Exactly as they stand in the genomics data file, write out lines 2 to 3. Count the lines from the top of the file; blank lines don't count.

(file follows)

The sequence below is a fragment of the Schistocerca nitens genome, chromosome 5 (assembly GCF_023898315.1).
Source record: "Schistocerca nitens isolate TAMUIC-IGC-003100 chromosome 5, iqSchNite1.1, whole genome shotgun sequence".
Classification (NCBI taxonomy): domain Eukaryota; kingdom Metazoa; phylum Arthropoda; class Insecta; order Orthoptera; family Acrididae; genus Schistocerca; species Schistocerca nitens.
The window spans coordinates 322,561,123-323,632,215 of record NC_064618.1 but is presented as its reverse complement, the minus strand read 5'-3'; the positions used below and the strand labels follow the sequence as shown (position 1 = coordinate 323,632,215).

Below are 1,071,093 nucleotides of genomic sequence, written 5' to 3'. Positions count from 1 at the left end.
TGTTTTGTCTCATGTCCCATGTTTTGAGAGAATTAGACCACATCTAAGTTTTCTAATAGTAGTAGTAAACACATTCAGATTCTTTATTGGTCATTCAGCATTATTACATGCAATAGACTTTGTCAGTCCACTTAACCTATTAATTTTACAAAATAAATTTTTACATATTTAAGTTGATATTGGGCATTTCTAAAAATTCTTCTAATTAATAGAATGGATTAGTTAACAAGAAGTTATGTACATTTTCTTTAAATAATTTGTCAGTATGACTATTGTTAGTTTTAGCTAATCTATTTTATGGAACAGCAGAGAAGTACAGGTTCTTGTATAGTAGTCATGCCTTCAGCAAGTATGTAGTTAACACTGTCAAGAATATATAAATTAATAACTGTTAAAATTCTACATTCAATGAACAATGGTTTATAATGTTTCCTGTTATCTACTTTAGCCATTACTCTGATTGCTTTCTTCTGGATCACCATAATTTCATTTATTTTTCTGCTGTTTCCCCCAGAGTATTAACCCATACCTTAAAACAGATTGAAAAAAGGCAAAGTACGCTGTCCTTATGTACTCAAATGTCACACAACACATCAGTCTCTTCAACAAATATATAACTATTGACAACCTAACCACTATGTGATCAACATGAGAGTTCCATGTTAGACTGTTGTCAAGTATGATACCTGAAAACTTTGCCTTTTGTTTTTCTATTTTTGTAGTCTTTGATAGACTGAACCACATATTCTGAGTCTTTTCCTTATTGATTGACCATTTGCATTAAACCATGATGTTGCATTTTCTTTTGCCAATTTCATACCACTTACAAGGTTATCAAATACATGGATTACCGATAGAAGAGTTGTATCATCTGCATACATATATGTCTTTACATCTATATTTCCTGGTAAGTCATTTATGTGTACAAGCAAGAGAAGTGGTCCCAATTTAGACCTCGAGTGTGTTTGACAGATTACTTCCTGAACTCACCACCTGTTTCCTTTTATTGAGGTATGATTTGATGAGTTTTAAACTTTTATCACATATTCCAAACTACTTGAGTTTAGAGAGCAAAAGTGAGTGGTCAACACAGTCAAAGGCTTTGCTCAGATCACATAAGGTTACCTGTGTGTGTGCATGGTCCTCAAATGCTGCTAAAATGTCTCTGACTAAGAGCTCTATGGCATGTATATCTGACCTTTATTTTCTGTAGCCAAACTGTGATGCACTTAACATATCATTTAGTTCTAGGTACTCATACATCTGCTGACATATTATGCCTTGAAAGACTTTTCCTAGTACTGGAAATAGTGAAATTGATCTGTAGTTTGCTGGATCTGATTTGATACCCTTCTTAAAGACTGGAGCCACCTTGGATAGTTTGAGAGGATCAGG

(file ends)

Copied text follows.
Source record: "Schistocerca nitens isolate TAMUIC-IGC-003100 chromosome 5, iqSchNite1.1, whole genome shotgun sequence".
Classification (NCBI taxonomy): domain Eukaryota; kingdom Metazoa; phylum Arthropoda; class Insecta; order Orthoptera; family Acrididae; genus Schistocerca; species Schistocerca nitens.